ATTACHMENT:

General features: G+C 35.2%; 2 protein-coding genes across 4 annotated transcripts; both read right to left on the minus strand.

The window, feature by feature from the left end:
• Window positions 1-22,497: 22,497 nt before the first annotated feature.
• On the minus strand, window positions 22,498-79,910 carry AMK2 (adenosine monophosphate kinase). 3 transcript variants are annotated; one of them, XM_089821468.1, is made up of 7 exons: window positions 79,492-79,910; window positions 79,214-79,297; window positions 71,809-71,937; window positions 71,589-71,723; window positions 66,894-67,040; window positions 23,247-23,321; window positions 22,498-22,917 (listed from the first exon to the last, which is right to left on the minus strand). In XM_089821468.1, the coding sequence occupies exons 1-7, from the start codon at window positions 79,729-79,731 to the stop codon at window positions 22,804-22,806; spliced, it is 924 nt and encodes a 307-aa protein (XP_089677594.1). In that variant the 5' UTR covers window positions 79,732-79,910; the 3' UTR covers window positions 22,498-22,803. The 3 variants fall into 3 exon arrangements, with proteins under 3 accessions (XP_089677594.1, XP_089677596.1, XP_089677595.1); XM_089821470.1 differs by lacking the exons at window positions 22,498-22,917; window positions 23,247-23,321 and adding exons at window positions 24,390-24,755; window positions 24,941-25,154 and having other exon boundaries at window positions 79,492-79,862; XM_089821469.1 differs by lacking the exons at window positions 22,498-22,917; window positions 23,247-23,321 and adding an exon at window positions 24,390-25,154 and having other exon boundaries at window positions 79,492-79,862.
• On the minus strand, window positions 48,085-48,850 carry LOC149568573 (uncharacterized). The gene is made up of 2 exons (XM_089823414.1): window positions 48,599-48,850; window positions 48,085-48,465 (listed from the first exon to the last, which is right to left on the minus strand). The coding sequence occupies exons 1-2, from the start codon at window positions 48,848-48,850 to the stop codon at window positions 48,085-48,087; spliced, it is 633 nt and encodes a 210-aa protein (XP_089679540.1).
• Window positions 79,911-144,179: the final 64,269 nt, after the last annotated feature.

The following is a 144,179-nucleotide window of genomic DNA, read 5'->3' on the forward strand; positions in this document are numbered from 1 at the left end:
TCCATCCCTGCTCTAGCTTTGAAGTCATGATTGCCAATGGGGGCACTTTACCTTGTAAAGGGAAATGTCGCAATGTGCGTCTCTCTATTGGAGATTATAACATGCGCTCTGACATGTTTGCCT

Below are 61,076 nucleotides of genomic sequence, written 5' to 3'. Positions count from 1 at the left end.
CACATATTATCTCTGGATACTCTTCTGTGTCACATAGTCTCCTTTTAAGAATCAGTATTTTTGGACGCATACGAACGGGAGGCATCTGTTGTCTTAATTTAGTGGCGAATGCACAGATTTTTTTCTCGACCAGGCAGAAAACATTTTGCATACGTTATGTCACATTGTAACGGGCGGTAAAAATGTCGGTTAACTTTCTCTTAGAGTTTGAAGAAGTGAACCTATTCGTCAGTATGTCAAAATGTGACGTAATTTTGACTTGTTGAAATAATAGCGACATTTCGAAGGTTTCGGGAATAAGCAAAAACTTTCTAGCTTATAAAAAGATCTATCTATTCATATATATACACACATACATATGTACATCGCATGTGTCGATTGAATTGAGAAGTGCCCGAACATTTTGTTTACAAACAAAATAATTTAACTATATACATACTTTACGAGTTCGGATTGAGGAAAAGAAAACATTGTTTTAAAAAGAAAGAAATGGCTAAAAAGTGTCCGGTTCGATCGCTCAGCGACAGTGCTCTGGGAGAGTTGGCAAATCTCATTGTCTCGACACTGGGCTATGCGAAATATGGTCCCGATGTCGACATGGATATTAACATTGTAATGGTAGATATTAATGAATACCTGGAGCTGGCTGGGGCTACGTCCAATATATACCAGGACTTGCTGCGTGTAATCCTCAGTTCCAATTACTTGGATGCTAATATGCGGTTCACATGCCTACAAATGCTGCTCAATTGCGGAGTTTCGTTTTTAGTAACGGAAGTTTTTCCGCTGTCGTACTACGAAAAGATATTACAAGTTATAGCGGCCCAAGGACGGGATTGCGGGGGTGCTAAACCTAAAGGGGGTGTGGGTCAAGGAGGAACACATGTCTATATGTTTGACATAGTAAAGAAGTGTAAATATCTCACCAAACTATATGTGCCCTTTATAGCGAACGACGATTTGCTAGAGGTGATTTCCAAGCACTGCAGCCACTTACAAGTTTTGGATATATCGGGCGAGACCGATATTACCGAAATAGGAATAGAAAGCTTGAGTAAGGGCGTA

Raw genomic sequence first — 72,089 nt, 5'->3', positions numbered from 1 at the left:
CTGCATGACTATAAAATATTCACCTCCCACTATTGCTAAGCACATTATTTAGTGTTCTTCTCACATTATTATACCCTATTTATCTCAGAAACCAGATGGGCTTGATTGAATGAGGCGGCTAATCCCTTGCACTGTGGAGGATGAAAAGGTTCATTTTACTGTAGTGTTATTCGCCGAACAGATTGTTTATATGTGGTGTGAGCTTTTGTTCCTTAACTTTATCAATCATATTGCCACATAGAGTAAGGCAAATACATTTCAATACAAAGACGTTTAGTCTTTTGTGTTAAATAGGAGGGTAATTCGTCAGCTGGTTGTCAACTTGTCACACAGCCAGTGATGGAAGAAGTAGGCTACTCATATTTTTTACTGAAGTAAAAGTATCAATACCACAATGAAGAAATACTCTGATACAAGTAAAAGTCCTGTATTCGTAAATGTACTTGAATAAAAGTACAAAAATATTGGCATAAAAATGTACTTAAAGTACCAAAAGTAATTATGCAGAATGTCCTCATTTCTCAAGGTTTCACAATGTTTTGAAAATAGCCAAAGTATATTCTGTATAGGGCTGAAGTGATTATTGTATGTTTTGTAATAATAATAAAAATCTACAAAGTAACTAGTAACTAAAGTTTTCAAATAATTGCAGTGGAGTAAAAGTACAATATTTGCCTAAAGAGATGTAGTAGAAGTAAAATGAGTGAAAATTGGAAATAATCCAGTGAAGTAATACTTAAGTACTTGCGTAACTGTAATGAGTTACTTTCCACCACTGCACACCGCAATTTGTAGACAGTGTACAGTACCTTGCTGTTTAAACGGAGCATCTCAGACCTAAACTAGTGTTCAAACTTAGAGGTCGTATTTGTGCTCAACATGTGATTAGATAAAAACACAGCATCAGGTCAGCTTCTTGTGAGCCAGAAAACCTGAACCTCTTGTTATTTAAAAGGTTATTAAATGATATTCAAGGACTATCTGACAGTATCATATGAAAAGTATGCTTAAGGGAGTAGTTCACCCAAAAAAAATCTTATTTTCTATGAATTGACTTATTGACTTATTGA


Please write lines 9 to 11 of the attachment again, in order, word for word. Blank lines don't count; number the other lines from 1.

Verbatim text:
Below are 61,076 nucleotides of genomic sequence, written 5' to 3'. Positions count from 1 at the left end.
CACATATTATCTCTGGATACTCTTCTGTGTCACATAGTCTCCTTTTAAGAATCAGTATTTTTGGACGCATACGAACGGGAGGCATCTGTTGTCTTAATTTAGTGGCGAATGCACAGATTTTTTTCTCGACCAGGCAGAAAACATTTTGCATACGTTATGTCACATTGTAACGGGCGGTAAAAATGTCGGTTAACTTTCTCTTAGAGTTTGAAGAAGTGAACCTATTCGTCAGTATGTCAAAATGTGACGTAATTTTGACTTGTTGAAATAATAGCGACATTTCGAAGGTTTCGGGAATAAGCAAAAACTTTCTAGCTTATAAAAAGATCTATCTATTCATATATATACACACATACATATGTACATCGCATGTGTCGATTGAATTGAGAAGTGCCCGAACATTTTGTTTACAAACAAAATAATTTAACTATATACATACTTTACGAGTTCGGATTGAGGAAAAGAAAACATTGTTTTAAAAAGAAAGAAATGGCTAAAAAGTGTCCGGTTCGATCGCTCAGCGACAGTGCTCTGGGAGAGTTGGCAAATCTCATTGTCTCGACACTGGGCTATGCGAAATATGGTCCCGATGTCGACATGGATATTAACATTGTAATGGTAGATATTAATGAATACCTGGAGCTGGCTGGGGCTACGTCCAATATATACCAGGACTTGCTGCGTGTAATCCTCAGTTCCAATTACTTGGATGCTAATATGCGGTTCACATGCCTACAAATGCTGCTCAATTGCGGAGTTTCGTTTTTAGTAACGGAAGTTTTTCCGCTGTCGTACTACGAAAAGATATTACAAGTTATAGCGGCCCAAGGACGGGATTGCGGGGGTGCTAAACCTAAAGGGGGTGTGGGTCAAGGAGGAACACATGTCTATATGTTTGACATAGTAAAGAAGTGTAAATATCTCACCAAACTATATGTGCCCTTTATAGCGAACGACGATTTGCTAGAGGTGATTTCCAAGCACTGCAGCCACTTACAAGTTTTGGATATATCGGGCGAGACCGATATTACCGAAATAGGAATAGAAAGCTTGAGTAAGGGCGTA

Raw genomic sequence first — 72,089 nt, 5'->3', positions numbered from 1 at the left: